[development] Very concerned over Drupal's core development

Angela Byron drupal-devel at webchick.net
Mon Apr 20 18:48:45 UTC 2009

On 20-Apr-09, at 2:20 PM, Earl Miles wrote:

> Angela Byron wrote:
>> On 20-Apr-09, at 2:04 PM, Earl Miles wrote:
>>> Angela Byron wrote:
>>>> We have this kind of decentralized development model, where one  
>>>> or two people are solely responsible for code with basically zero  
>>>> peer review. It's called contrib. And it's notoriously filled  
>>>> with sub-standard, shoddily documented code that needs to be  
>>>> closely inspected by individual site maintainers before being  
>>>> deployed on any serious production sites.
>>> I stop following your argument here. The only way this argument  
>>> holds up is that if *all* of contrib is substandard crap. It is  
>>> not. There is a level of contrib that is above that, and there is  
>>> a reason those particular pieces of contrib are above that. Chew  
>>> on that.
>> And this level contrib is the kind that has enough users so that  
>> peer reviews occur naturally, or at the very least peer QA after  
>> the fact. As we've noted, peer review and peer QA is *not*  
>> happening with these core subsystems, which makes it a lot closer  
>> to the "darker, scarier" contrib. So I'm not sure what there is to  
>> chew on. :)
> Perhaps you attribute more peer review and QA to some of these  
> modules than is truly there. I don't think there is very much. There  
> is peer review pretty much after the fact; that's the review that  
> said "it's ok to use this module."
> But the responsibility of the committer is what made that happen in  
> the first place. I personally believe that anyone who is given the  
> right to commit directly to Drupal core is going to think several  
> times longer before committing something than he or she would to  
> contrib. Obviously this varies based on personality, but the  
> suggestion that adding more committers to core will turn core into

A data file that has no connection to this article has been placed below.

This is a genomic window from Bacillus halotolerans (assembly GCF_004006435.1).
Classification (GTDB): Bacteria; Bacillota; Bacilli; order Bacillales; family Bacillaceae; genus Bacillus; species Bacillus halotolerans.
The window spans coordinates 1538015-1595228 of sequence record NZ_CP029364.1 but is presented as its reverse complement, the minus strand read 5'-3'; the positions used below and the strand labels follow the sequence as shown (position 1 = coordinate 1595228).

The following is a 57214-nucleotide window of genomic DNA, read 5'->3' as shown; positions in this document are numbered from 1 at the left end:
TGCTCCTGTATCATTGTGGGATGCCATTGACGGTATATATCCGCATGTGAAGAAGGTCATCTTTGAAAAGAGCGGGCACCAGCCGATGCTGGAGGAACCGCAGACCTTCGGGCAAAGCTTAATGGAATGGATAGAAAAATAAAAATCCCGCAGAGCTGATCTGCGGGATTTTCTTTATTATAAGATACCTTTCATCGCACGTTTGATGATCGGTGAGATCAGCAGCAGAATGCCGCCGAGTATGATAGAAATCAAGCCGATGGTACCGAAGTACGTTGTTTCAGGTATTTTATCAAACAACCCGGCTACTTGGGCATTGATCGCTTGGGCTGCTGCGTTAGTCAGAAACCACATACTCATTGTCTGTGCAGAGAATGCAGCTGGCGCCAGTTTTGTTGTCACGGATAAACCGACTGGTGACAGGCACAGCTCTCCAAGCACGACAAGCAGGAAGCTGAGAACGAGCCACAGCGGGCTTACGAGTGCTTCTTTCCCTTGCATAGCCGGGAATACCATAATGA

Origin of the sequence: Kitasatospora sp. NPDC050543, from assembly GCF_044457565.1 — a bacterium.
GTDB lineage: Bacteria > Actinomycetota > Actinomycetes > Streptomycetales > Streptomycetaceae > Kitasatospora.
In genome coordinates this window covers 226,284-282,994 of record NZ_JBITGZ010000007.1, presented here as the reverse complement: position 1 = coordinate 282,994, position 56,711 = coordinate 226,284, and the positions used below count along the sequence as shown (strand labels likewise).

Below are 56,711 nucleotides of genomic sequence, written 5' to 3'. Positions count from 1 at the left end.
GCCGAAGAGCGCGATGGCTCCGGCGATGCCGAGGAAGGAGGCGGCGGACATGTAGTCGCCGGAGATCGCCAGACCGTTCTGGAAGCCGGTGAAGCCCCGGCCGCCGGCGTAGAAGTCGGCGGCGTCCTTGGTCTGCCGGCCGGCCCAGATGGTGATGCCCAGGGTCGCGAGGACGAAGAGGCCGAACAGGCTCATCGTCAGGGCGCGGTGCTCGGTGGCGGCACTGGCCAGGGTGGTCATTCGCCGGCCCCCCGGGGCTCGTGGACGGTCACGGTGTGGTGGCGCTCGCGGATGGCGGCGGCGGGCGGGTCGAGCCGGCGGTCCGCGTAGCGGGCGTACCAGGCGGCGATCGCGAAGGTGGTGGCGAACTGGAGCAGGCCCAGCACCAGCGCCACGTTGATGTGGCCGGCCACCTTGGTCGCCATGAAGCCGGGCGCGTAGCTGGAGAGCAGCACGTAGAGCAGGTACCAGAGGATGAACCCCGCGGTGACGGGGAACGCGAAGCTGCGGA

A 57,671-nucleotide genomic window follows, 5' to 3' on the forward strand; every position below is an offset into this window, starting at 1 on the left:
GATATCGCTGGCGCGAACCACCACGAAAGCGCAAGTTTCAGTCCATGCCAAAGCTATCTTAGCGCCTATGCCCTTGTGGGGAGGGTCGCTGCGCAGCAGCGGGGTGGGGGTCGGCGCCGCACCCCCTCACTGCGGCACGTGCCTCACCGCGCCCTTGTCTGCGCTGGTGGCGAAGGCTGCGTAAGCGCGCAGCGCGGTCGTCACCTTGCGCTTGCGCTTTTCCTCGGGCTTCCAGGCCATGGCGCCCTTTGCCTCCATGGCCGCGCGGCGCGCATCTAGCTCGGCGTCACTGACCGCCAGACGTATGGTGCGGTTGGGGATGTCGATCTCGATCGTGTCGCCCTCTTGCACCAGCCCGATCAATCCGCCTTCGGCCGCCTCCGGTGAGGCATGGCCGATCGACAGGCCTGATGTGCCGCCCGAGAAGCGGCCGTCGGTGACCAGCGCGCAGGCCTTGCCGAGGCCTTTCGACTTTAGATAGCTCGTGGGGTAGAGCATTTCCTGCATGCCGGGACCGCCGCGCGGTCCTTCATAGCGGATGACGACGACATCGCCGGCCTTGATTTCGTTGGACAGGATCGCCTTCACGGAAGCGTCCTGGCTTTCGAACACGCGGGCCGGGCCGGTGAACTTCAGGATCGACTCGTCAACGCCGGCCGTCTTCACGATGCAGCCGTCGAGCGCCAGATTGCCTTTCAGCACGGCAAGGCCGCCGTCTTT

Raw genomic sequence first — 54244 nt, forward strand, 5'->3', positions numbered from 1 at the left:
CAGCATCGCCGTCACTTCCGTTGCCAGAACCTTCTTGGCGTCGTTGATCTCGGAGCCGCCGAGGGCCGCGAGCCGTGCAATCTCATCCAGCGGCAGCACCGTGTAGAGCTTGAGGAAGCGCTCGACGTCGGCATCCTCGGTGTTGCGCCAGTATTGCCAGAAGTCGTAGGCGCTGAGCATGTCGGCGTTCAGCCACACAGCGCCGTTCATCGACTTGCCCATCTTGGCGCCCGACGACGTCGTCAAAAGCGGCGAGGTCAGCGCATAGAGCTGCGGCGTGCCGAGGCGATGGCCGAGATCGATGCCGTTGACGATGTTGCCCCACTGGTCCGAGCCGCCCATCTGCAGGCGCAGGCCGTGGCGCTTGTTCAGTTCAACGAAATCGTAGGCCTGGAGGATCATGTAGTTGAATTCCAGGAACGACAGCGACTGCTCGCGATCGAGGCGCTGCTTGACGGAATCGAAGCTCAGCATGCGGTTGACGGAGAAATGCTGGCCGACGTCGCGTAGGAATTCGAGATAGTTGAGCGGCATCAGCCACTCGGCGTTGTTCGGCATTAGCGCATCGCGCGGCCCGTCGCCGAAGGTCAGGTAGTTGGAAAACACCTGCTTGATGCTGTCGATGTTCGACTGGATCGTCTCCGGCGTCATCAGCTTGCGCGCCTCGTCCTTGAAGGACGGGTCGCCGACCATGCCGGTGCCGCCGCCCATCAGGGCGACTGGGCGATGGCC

> contrib does not work for me.

I guess I view it as the following simple pseudo-query, assuming an  
active maintainer:

$relative_project_quality = db_result(db_query('SELECT (number of  
active participants in issues, filtering out '+1 subscribe') FROM  
{the_issue_queue} WHERE project = %d', $project->nid)).

On a project such as Views, with a very high number,  
$relative_project_quality will be very high. On a project such as any  
of mine ;) with a very low number, code quality will be much lower.  
This is not because I'm a horrible coder or that I'm not conscientious  
about my work or that I don't care about quality. It's because there's  
no body of diverse people chiming in to say "actually that will break  
my use case and here's why," or "I actually find that a bit hard to  
grasp; what if we did it this way instead?" There's no one looking  
over my shoulder for obvious brain-os that I miss in the height of my  
caffeine-powered coding rush. And furthermore, even if I *wanted* to  
bounce ideas off of more experienced developers or peers (which I  
do!), I quite simply can't; they don't have expertise in this space.  
So I do what most contributed module authors do, which is muddle  
through and try my best.

Now, if you do the above query with project = 3060, you will get an  
extremely healthy project. And by having only a small number of  
committers, through whom *all* changes are run, this number holds  
true. However, If we move to a subsystem maintainer committing model,  
we need to change that query for the Drupal project so that it's WHERE  
project_component = %d. And if you do /that/, you do not get a rosy  
Views-esque picture of things like the menu system. You get a very  
worst-case scenario picture of webchick-maintained contributed modules.

So my argument is quite simply that without building this number much  
higher for each of the underlying subsystems, I don't see what choice  
core has *but* to turn into the dark, scary kind of contrib by adding  
more committers to the mix.


More information about the development mailing list